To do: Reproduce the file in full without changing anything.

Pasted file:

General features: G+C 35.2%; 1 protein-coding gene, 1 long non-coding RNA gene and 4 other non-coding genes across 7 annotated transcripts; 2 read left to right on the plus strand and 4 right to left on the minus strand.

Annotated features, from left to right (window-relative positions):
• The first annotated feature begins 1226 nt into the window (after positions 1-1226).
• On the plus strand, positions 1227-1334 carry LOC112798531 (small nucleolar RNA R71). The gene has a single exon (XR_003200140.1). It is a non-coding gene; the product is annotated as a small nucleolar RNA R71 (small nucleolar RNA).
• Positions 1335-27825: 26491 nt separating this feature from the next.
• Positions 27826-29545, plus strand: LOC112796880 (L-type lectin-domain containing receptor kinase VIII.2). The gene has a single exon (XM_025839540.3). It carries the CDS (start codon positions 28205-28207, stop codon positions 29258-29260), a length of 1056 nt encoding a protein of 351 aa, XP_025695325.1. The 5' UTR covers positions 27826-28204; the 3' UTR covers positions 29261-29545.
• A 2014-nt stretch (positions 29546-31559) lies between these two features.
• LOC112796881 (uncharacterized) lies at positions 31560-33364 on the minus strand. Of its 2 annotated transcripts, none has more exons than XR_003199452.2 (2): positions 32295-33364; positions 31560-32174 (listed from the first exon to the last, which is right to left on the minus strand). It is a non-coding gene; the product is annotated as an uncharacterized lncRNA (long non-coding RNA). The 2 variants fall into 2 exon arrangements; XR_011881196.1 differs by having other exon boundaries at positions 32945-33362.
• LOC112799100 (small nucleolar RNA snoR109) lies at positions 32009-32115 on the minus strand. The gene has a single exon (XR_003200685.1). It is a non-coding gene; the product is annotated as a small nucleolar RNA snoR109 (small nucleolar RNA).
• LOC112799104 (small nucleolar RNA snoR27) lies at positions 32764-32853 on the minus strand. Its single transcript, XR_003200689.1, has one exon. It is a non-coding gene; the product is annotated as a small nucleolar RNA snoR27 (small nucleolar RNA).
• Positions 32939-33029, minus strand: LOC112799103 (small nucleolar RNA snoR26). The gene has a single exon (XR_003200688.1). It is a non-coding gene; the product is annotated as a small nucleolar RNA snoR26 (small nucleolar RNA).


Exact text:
General features: G+C 35.2%; 1 protein-coding gene, 1 long non-coding RNA gene and 4 other non-coding genes across 7 annotated transcripts; 2 read left to right on the plus strand and 4 right to left on the minus strand.

Annotated features, from left to right (window-relative positions):
• The first annotated feature begins 1226 nt into the window (after positions 1-1226).
• On the plus strand, positions 1227-1334 carry LOC112798531 (small nucleolar RNA R71). The gene has a single exon (XR_003200140.1). It is a non-coding gene; the product is annotated as a small nucleolar RNA R71 (small nucleolar RNA).
• Positions 1335-27825: 26491 nt separating this feature from the next.
• Positions 27826-29545, plus strand: LOC112796880 (L-type lectin-domain containing receptor kinase VIII.2). The gene has a single exon (XM_025839540.3). It carries the CDS (start codon positions 28205-28207, stop codon positions 29258-29260), a length of 1056 nt encoding a protein of 351 aa, XP_025695325.1. The 5' UTR covers positions 27826-28204; the 3' UTR covers positions 29261-29545.
• A 2014-nt stretch (positions 29546-31559) lies between these two features.
• LOC112796881 (uncharacterized) lies at positions 31560-33364 on the minus strand. Of its 2 annotated transcripts, none has more exons than XR_003199452.2 (2): positions 32295-33364; positions 31560-32174 (listed from the first exon to the last, which is right to left on the minus strand). It is a non-coding gene; the product is annotated as an uncharacterized lncRNA (long non-coding RNA). The 2 variants fall into 2 exon arrangements; XR_011881196.1 differs by having other exon boundaries at positions 32945-33362.
• LOC112799100 (small nucleolar RNA snoR109) lies at positions 32009-32115 on the minus strand. The gene has a single exon (XR_003200685.1). It is a non-coding gene; the product is annotated as a small nucleolar RNA snoR109 (small nucleolar RNA).
• LOC112799104 (small nucleolar RNA snoR27) lies at positions 32764-32853 on the minus strand. Its single transcript, XR_003200689.1, has one exon. It is a non-coding gene; the product is annotated as a small nucleolar RNA snoR27 (small nucleolar RNA).
• Positions 32939-33029, minus strand: LOC112799103 (small nucleolar RNA snoR26). The gene has a single exon (XR_003200688.1). It is a non-coding gene; the product is annotated as a small nucleolar RNA snoR26 (small nucleolar RNA).